Gull-billed tern

The gull-billed tern (Gelochelidon nilotica), formerly Sterna nilotica,[2] is a tern in the family Laridae. The genus name is from Ancient Greek gelao, "to laugh", and khelidon, "swallow". The specific niloticus is from Latin and means of the Nile.[3] The Australian gull-billed tern was previously considered a subspecies.

Gull-billed tern
Gelochelidon nilotica vanrossemi.jpg
Scientific classification edit
Domain: Eukaryota
Kingdom: Animalia
Phylum: Chordata
Class: Aves
Order: Charadriiformes
Family: Laridae
Genus: Gelochelidon
G. nilotica
Binomial name
Gelochelidon nilotica
(Gmelin, 1789)

Sterna nilotica


Eggs, Collection Museum Wiesbaden

This is a fairly large and powerful tern, similar in size and general appearance to a Sandwich tern, but the short thick gull-like bill, broad wings, long legs and robust body are distinctive. The summer adult has grey upperparts, white underparts, a black cap, strong black bill and black legs. The call is a characteristic ker-wik. It is 33–42 cm (13–17 in) in length and 76–91 cm (30–36 in) in wingspan.[4][5] Body mass ranges from 150–292 g (5.3–10.3 oz).[6]

In winter, the cap is lost, and there is a dark patch through the eye like a Forster's tern or a Mediterranean gull. Juvenile gull-billed terns have a fainter mask, but otherwise look much like winter adults.

Juvenile Sandwich terns have a short bill, and are frequently mistaken for gull-billed tern where the latter species is uncommon, such as North Sea coasts.


There are five listed subspecies of the gull-billed tern:[7]


It breeds in warmer parts of the world in southern Europe, temperate and eastern Asia, both coasts of North America, eastern South America. This bird has a number of geographical races, differing mainly in size and minor plumage details.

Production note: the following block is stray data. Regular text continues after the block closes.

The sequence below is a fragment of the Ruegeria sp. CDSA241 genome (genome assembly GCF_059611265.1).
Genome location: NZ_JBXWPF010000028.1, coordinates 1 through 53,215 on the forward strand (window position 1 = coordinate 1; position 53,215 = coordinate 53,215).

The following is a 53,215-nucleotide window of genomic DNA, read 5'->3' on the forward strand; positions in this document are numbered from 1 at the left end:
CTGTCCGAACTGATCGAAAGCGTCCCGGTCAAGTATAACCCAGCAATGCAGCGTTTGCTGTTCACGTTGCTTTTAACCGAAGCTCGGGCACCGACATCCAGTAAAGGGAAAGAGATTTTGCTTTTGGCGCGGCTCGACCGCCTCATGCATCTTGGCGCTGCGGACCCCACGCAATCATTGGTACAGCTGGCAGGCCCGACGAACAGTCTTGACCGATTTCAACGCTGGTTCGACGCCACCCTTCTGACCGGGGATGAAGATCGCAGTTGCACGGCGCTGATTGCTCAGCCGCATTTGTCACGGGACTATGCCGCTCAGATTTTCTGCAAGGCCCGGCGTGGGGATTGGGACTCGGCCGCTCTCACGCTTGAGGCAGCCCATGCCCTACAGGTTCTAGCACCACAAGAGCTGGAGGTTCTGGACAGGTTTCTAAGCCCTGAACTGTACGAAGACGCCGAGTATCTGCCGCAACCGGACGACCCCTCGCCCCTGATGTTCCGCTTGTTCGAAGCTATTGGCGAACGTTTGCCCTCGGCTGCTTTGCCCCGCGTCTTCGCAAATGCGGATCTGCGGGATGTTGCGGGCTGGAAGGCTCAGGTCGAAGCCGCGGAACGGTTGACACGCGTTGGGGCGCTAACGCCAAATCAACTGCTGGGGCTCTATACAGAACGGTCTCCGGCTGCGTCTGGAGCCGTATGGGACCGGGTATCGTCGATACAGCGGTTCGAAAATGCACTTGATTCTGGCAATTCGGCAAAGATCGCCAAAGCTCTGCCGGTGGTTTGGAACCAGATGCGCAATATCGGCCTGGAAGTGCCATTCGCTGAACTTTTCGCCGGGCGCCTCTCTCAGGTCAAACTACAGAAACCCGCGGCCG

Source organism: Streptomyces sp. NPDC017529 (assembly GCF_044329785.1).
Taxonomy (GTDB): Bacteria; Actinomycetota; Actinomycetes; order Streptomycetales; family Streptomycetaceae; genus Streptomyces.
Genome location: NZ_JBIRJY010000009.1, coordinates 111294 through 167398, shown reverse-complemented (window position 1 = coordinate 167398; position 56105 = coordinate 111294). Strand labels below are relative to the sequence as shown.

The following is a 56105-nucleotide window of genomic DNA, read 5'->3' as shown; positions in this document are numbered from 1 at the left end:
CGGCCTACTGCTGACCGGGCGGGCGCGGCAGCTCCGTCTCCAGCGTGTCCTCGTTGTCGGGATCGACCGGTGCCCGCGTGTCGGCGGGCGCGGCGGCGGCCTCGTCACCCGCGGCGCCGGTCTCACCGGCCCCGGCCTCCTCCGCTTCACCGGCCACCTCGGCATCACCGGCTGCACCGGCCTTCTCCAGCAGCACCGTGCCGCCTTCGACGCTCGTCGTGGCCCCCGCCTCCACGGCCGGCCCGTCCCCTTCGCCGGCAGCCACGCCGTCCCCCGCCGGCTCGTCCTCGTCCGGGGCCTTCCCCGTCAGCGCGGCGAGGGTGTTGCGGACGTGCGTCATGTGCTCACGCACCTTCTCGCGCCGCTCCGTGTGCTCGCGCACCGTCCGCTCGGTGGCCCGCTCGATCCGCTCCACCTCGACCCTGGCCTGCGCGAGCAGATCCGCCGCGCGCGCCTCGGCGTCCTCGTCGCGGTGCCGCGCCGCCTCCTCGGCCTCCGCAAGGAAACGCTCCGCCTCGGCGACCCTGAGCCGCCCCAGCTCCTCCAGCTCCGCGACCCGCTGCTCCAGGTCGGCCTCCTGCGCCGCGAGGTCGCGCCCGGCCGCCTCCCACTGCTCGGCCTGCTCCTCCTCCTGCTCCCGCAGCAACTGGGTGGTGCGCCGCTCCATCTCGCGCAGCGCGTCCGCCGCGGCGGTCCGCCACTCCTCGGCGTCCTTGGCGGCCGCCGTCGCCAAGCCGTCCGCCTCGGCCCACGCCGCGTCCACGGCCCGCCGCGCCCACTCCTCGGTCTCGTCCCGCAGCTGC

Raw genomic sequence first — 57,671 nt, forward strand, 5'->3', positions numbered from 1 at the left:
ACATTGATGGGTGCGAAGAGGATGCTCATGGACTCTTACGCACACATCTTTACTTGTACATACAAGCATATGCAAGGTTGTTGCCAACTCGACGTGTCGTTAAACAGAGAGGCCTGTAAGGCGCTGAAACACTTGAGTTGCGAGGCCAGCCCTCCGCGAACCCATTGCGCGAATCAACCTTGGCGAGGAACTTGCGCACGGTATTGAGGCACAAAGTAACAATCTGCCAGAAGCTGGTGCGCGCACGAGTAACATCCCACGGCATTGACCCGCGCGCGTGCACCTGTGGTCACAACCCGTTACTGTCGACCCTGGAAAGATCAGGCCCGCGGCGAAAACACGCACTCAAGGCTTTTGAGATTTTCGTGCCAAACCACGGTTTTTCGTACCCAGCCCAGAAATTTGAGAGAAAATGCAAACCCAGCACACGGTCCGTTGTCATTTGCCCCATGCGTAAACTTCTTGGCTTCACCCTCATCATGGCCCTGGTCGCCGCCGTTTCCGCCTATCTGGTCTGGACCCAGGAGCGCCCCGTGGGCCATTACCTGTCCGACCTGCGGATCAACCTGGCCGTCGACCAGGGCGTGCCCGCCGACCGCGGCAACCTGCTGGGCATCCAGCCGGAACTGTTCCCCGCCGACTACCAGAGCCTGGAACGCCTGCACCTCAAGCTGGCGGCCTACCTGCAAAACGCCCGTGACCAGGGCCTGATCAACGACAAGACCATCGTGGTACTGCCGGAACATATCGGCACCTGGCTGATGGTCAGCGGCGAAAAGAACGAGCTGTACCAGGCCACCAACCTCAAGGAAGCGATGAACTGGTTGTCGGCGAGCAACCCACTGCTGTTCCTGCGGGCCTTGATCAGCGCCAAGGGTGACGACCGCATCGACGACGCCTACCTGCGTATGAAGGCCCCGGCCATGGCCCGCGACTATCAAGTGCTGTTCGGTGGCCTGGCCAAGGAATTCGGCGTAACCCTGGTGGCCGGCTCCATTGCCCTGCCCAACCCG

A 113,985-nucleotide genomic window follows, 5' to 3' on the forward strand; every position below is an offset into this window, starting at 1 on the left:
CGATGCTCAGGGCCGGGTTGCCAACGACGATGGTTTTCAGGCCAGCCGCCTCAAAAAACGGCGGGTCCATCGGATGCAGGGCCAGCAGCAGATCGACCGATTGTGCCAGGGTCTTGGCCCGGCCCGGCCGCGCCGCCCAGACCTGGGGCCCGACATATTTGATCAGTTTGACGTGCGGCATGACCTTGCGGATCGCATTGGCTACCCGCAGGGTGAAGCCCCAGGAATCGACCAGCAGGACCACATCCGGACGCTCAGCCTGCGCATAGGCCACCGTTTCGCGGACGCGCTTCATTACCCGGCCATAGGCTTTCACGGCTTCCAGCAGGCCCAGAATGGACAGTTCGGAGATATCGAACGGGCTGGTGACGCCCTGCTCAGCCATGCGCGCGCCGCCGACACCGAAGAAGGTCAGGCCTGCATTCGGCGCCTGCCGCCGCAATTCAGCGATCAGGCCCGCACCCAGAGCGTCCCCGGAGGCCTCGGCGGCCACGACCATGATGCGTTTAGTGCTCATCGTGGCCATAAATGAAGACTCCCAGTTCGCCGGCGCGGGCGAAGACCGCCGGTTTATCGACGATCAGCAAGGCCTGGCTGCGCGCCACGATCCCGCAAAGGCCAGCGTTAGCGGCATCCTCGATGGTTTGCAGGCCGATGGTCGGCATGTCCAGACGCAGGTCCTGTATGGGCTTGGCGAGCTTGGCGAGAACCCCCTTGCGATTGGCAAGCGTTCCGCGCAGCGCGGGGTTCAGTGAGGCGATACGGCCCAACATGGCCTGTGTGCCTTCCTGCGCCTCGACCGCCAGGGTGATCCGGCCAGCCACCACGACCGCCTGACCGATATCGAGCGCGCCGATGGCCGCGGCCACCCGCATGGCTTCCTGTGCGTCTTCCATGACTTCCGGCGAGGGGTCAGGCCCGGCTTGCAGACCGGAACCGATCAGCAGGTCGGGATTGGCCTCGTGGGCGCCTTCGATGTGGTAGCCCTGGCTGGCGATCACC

All forms show a post-breeding dispersal, but the northern breeders are most migratory, wintering south to Africa, the Caribbean and northern South America, southern Asia and New Zealand.

The gull-billed tern is one of the species to which the Agreement on the Conservation of African-Eurasian Migratory Waterbirds (AEWA) applies.

Life historyEdit

This species breeds in colonies on lakes, marshes and coasts. It nests in a ground scrape and lays two to five eggs. While widely distributed in freshwater areas in Eurasia, it is associated almost solely with saltwater, coastal areas in North America.[4]

This is a somewhat atypical tern, in appearance like a Sterna tern, but with feeding habits more like the Chlidonias marsh terns, black tern and white-winged tern. It used to be grouped in the genus Sterna but is now placed on its own in the genus Gelochelidon.

The gull-billed tern does not normally plunge dive for fish like the other white terns, and has a broader diet than most other terns. It largely feeds on insects taken in flight, and also often hunts over wet fields and even in brushy areas, to take amphibians and small mammals.[4] It is also an opportunistic feeder, and has been observed to pick up and feed on dead dragonflies from the road.[8]



  1. ^ BirdLife International (2015). "Gelochelidon nilotica". IUCN Red List of Threatened Species. 2015: e.T62026481A66570901. doi:10.2305/IUCN.UK.2015-4.RLTS.T62026481A66570901.en.
  2. ^ Bridge, E.S.; Jones, A.W.; Baker, A.J. (2005). "A phylogenetic framework for the terns (Sternini) inferred from mtDNA sequences: implications for taxonomy and plumage evolution". Molecular Phylogenetics and Evolution. 35 (2): 459–469. doi:10.1016/j.ympev.2004.12.010. PMID 15804415.
  3. ^ Jobling, James A (2010). The Helm Dictionary of Scientific Bird Names. London: Christopher Helm. pp. 171, 272. ISBN 978-1-4081-2501-4.
  4. ^ a b c "Gull-billed Tern". All About Birds. Cornell Lab of Ornithology.
  5. ^ "Gull billed Tern (Gelochelidon nilotica)". Planet of Birds. 2011. Archived from the original on 2019-06-23. Retrieved 2011-10-20.
  6. ^ Dunning, John B. Jr., ed. (1992). CRC Handbook of Avian Body Masses. CRC Press. ISBN 978-0-8493-4258-5.
  7. ^ Gill, Frank; Donsker, David, eds. (2019). "Noddies, gulls, terns, auks". World Bird List Version 9.2. International Ornithologists' Union. Retrieved 23 June 2019.
  8. ^ Sivakumar, S. (2004). "Gull-billed Tern Gelochelidon nilotica (Gmelin, 1789) feeding on insect road kills" (PDF). Newsletter for Ornithologists. 1 (1–2): 18–19.